Henry recalled encountering “horrible experiences and dark moments” that nearly jeopardized his whole future, which he said no one can give him back.

“I am not the only one that has been affected by this system. There are other youths I spent time with. Some don’t have financial support for their cases and the same was for me but the RCC and Guyana Legal Aid [Clinic] and UNICEF helped me and I am grateful for the support. My gratitude is [inexpressible],” he said, while noting that if it were not for the collaboration between the Commission and UNICEF, he would have still been behind bars.

“Just imagine from the age of 13 to 19, during this process I was denied my right for education. How could I go back to secondary level school to start over the whole process? It’s impossible. My only option is to go to a college and do a trade. My dream has been snatched away from me by the system. I was held by the system for something that has no substantial evidence against me,” an emotional Henry said, while recalling being treated “harshly, like dogs.”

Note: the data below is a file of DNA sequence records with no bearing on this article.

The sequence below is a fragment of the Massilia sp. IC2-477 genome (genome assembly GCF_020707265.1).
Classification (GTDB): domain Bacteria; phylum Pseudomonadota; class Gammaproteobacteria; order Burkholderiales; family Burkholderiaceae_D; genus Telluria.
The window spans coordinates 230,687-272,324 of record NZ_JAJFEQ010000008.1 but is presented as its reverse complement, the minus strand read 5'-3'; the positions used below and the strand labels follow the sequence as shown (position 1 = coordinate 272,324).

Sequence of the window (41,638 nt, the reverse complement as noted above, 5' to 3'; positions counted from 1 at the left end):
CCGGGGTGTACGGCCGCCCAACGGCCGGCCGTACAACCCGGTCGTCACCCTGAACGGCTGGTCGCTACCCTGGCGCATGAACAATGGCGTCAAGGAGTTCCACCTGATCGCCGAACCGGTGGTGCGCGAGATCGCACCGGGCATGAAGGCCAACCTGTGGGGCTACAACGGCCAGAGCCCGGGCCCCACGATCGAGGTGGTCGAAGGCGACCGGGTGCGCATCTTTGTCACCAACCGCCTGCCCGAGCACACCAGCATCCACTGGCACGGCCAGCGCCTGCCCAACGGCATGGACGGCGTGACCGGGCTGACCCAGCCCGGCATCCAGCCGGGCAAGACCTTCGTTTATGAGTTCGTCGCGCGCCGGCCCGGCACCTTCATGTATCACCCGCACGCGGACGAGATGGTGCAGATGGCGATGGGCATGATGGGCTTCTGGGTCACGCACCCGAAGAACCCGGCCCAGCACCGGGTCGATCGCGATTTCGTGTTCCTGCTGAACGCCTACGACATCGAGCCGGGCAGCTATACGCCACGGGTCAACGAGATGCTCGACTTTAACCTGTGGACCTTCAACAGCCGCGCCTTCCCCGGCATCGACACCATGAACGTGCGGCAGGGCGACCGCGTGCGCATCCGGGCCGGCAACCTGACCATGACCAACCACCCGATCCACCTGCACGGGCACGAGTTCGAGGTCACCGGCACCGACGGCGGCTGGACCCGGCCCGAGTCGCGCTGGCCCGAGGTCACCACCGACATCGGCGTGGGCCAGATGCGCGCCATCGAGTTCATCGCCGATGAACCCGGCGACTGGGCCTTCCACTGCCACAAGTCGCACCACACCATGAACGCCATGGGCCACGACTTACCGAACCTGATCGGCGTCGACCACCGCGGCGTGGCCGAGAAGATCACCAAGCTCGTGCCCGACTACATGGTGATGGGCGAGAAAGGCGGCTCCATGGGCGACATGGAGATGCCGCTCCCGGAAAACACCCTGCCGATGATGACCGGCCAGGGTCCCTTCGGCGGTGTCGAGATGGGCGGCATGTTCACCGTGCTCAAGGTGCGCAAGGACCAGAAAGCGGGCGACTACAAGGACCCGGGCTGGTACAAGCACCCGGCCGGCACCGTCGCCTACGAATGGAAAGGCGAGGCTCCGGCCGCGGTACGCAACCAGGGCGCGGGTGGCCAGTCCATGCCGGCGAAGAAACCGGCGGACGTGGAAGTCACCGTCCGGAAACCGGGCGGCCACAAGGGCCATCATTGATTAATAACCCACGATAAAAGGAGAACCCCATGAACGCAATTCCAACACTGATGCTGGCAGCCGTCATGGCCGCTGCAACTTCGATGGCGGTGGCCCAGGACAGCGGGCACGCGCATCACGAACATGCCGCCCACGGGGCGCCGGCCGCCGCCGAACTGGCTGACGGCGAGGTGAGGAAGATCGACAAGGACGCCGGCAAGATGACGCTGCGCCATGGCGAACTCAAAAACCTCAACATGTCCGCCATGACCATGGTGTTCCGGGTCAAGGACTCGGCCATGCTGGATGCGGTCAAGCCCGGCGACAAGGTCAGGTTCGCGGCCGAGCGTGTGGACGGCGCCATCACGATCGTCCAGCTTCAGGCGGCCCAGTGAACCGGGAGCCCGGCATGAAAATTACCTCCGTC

Using his experience, Henry said that he hopes the government will treat similar matters seriously “because some of the youths don’t have the mentality to cope with the situation of incarceration.”

Amar Panday, CEO of the RCC and Chairperson of yesterday’s press conference, explained that the collaboration with UNICEF stemmed from a visit to the Juvenile Holding Center in 2015.

Panday explained that he was conducting a series of youth empowerment and personal development sessions with students of the Centre, and during one of the sessions, he encountered a “soft spoken young man from Baramita”, who responded intelligently to all the questions that were fielded during the interactions.